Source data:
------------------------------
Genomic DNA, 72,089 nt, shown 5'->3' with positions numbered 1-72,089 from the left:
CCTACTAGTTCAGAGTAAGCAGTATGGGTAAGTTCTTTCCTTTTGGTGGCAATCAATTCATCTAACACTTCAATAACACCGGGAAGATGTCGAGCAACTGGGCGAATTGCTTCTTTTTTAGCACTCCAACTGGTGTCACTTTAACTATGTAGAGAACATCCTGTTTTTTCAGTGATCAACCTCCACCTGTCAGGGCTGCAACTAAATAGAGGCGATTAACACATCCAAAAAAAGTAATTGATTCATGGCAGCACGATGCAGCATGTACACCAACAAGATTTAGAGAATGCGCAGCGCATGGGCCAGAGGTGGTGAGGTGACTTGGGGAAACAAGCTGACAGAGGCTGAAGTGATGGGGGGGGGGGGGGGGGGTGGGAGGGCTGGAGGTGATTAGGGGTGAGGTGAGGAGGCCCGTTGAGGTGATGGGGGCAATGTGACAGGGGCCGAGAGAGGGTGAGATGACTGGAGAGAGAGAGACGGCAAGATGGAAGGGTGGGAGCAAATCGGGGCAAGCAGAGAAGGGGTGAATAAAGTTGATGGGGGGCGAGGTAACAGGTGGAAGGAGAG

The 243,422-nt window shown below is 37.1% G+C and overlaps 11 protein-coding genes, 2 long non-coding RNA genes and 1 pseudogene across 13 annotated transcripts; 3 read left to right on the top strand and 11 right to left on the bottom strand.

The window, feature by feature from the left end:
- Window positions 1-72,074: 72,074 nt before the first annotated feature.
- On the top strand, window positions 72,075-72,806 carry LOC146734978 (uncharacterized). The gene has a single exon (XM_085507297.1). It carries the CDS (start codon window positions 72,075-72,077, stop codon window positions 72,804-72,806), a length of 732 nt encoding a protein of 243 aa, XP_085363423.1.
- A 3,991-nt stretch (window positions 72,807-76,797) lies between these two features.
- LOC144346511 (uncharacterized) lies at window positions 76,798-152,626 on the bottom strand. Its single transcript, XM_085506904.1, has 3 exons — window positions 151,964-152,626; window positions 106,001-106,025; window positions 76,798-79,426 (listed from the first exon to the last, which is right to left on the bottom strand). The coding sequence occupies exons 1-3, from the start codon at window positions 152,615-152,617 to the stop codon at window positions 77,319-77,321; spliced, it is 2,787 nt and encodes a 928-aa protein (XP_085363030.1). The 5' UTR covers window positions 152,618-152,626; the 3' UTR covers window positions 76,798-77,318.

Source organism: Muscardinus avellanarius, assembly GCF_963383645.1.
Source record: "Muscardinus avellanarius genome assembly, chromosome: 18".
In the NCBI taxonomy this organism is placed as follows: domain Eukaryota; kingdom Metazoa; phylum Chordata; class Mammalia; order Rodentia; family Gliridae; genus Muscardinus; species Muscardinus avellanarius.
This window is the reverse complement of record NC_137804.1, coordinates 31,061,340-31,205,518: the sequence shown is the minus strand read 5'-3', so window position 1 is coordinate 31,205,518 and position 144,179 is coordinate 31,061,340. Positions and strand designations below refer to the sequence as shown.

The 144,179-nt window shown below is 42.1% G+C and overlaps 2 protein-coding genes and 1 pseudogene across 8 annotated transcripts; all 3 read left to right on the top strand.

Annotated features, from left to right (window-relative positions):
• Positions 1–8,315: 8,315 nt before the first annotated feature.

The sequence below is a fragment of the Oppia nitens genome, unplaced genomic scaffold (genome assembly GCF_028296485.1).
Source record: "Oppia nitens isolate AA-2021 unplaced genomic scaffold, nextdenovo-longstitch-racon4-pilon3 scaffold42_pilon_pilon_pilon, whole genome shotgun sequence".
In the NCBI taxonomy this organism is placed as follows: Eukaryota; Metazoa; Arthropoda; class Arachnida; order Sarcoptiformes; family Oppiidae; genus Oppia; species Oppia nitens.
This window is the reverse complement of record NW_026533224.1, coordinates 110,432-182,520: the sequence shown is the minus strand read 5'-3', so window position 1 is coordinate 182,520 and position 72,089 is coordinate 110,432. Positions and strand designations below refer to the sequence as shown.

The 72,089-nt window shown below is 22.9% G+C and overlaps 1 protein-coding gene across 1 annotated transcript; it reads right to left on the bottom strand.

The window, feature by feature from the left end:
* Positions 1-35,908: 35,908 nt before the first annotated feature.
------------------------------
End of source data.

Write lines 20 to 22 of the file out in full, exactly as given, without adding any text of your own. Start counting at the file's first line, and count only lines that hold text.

The 72,089-nt window shown below is 22.9% G+C and overlaps 1 protein-coding gene across 1 annotated transcript; it reads right to left on the bottom strand.

The window, feature by feature from the left end:
* Positions 1-35,908: 35,908 nt before the first annotated feature.